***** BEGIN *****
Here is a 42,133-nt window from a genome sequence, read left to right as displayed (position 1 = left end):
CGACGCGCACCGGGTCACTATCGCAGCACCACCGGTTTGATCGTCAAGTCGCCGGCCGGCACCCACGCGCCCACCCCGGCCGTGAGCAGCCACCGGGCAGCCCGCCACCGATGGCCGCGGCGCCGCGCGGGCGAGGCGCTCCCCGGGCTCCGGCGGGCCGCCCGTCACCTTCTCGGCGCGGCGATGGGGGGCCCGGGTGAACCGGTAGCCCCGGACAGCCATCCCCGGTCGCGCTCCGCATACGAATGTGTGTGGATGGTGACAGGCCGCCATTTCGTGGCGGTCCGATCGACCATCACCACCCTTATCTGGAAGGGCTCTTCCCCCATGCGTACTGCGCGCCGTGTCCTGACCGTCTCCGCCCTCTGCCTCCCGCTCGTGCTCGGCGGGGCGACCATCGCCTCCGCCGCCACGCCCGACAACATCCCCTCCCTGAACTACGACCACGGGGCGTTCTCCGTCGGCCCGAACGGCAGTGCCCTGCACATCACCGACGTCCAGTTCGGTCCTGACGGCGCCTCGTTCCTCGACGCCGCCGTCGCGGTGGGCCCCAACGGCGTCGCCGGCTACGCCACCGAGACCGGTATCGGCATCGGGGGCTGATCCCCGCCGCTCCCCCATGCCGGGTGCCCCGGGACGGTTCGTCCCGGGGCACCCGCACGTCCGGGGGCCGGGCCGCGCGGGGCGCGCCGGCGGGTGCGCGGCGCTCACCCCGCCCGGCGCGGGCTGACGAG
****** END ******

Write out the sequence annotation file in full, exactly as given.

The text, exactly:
Here is a 42,133-nt window from a genome sequence, read left to right as displayed (position 1 = left end):
CGACGCGCACCGGGTCACTATCGCAGCACCACCGGTTTGATCGTCAAGTCGCCGGCCGGCACCCACGCGCCCACCCCGGCCGTGAGCAGCCACCGGGCAGCCCGCCACCGATGGCCGCGGCGCCGCGCGGGCGAGGCGCTCCCCGGGCTCCGGCGGGCCGCCCGTCACCTTCTCGGCGCGGCGATGGGGGGCCCGGGTGAACCGGTAGCCCCGGACAGCCATCCCCGGTCGCGCTCCGCATACGAATGTGTGTGGATGGTGACAGGCCGCCATTTCGTGGCGGTCCGATCGACCATCACCACCCTTATCTGGAAGGGCTCTTCCCCCATGCGTACTGCGCGCCGTGTCCTGACCGTCTCCGCCCTCTGCCTCCCGCTCGTGCTCGGCGGGGCGACCATCGCCTCCGCCGCCACGCCCGACAACATCCCCTCCCTGAACTACGACCACGGGGCGTTCTCCGTCGGCCCGAACGGCAGTGCCCTGCACATCACCGACGTCCAGTTCGGTCCTGACGGCGCCTCGTTCCTCGACGCCGCCGTCGCGGTGGGCCCCAACGGCGTCGCCGGCTACGCCACCGAGACCGGTATCGGCATCGGGGGCTGATCCCCGCCGCTCCCCCATGCCGGGTGCCCCGGGACGGTTCGTCCCGGGGCACCCGCACGTCCGGGGGCCGGGCCGCGCGGGGCGCGCCGGCGGGTGCGCGGCGCTCACCCCGCCCGGCGCGGGCTGACGAG